Here all the verses of the Gītā are reduced to just two verses by Kṛṣṇa.
He straightaway addresses and completes the root pattern where Arjuna is stuck, that is in his need for name and fame or rajas.
- A man who is centered on satva, goodness, who has neither greed nor lethargy but a neutral attitude, will work out of compassion.
- A man who is centered on rajas will work only for name and fame.
- A man who is centered on tamas, lethargy, will work only for sensual pleasures.
Duryodhana works only through tamas, which explains his cruel and gross behavior. Dharmarāja Yudhiṣṭira works on satva, out of compassion. Here Arjuna is centered on rajas, therefore he is working only for name and fame. This is why Kṛṣṇa asks him not to work in this way as it would ultimately bring Arjuna a bad name, akīrti karam arjuna. This is how He straightaway puts His hand on the tumor, the tumor that is the subtle root pattern working within Arjuna.
All Western philosophies begin with logical analysis and end with the conclusion. All Eastern processes begin with the conclusion and then give the analysis.
Fortunately for us, Arjuna is not intelligent enough. Or rather, he acts as if he is not intelligent enough to understand these words. He has lived with Kṛṣṇa for more than thirty years in close friendship and must have intelligence. He puts his questions and doubts not for himself but for enriching the future generations and for the whole of humankind.
Most of the time our problems are very simple. It is we who complicate them. Our patterns are not as big as we think they are. When we verbalize, analyze, label and associate with them as impossibilities, we have created a whole new problem that had not existed earlier in our being.
You have only one mind. You can either use it to enrich yourself in solving the problem, or it will naturally enslave you in creating more problems. Understand that if you are not solving your existing problems, you will be creating more problems. At the level of the mind, there is no position of simply standing, no status quo—you either climb or fall, you are either in space of possible or impossible!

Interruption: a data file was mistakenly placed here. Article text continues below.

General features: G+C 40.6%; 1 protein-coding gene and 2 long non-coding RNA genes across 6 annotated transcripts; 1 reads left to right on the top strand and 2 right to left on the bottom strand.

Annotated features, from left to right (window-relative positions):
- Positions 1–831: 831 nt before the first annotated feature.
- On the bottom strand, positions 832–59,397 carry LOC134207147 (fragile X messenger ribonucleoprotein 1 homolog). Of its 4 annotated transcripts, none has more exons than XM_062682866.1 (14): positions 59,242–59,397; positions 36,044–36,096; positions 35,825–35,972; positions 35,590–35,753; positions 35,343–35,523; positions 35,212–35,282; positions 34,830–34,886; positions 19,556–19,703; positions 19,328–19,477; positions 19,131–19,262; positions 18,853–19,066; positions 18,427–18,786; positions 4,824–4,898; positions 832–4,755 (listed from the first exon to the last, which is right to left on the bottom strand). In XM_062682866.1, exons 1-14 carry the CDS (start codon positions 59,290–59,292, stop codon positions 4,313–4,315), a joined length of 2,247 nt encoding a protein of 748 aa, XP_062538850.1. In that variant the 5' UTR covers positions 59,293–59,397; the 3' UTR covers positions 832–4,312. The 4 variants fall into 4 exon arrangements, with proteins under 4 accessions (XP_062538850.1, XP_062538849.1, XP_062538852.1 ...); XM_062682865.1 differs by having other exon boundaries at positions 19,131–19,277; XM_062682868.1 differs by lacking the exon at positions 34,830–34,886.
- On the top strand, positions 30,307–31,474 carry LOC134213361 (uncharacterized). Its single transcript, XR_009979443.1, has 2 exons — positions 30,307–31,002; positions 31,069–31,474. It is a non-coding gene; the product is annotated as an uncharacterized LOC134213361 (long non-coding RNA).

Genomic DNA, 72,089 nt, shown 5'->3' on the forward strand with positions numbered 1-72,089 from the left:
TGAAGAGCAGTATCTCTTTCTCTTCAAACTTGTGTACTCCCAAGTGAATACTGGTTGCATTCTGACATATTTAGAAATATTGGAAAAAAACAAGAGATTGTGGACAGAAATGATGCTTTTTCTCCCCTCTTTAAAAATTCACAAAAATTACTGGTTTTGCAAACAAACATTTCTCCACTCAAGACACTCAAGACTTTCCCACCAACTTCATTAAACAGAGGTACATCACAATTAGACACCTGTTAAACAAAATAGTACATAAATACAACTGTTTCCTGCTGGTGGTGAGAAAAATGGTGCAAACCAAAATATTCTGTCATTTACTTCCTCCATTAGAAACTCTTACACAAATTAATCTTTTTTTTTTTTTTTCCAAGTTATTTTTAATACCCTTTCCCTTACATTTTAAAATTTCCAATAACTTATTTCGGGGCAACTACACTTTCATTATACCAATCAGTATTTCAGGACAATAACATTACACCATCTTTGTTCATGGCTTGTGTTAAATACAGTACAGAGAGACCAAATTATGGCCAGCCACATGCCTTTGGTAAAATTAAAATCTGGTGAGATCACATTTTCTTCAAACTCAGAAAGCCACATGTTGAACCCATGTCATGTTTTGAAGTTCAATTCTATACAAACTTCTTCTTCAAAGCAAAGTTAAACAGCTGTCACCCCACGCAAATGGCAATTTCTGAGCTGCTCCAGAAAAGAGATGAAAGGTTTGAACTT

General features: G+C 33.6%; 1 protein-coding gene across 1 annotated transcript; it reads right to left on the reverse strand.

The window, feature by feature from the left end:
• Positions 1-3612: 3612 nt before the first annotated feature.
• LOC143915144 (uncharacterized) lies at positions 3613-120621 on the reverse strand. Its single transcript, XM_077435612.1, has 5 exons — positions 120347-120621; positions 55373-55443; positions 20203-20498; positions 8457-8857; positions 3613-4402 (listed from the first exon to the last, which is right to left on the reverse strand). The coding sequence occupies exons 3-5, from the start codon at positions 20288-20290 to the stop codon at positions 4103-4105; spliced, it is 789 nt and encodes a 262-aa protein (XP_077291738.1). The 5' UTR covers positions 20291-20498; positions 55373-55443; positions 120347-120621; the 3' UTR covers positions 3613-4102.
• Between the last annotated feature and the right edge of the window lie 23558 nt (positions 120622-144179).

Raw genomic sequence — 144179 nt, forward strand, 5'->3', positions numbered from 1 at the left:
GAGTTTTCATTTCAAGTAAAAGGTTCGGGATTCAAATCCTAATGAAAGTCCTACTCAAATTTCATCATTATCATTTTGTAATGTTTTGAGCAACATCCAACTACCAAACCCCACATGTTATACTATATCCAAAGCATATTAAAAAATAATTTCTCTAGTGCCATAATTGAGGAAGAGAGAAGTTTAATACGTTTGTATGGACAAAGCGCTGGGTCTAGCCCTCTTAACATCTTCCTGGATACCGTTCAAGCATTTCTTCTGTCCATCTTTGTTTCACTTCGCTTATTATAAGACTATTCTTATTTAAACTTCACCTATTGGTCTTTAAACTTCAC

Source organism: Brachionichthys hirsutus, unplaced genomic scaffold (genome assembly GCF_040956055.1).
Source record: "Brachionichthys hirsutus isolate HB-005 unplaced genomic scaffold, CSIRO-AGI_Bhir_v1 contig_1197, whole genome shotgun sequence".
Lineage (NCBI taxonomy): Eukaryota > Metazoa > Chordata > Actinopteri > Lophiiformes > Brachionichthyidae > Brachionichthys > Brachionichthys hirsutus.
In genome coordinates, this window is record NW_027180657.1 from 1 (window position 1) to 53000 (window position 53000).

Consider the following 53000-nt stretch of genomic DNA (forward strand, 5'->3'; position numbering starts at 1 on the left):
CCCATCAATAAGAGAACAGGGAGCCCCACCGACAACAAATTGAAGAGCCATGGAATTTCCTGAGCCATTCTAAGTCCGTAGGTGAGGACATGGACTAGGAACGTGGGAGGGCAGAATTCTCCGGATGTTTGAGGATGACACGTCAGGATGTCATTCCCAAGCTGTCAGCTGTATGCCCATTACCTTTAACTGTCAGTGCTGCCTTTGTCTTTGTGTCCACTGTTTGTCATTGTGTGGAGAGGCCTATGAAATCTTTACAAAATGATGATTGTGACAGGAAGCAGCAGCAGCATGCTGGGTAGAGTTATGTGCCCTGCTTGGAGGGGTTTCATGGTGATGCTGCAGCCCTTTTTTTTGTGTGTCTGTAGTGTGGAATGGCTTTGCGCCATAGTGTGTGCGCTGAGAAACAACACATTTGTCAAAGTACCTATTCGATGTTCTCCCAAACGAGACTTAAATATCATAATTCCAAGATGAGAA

Here Kṛṣṇa straightaway addresses Arjuna’s root pattern. Kṛṣṇa is not creating any philosophy but gives the answer straightaway in just one line. However, as Arjuna is not mature enough because of his root pattern, he has to be given an intellectual explanation of his possibility.
All Western philosophies begin with logical analysis and end with the conclusion. All Eastern processes begin with the conclusion and then give the analysis. Eastern masters are compassionate. They first give us the option of grasping the solution, if we have the intelligence. They expect us to transform with just the trust in them. If we don’t have this qualification of grasping and trusting, they have no other option but to go into detailed explanation, they start the regular process.
Here Kṛṣṇa tries the first method of sudden enlightenment, the immediate liberation, the ultimate possibility but Arjuna is not mature enough to receive it or comprehend it. So Kṛṣṇa now starts the process of explaining it to him step- by-step.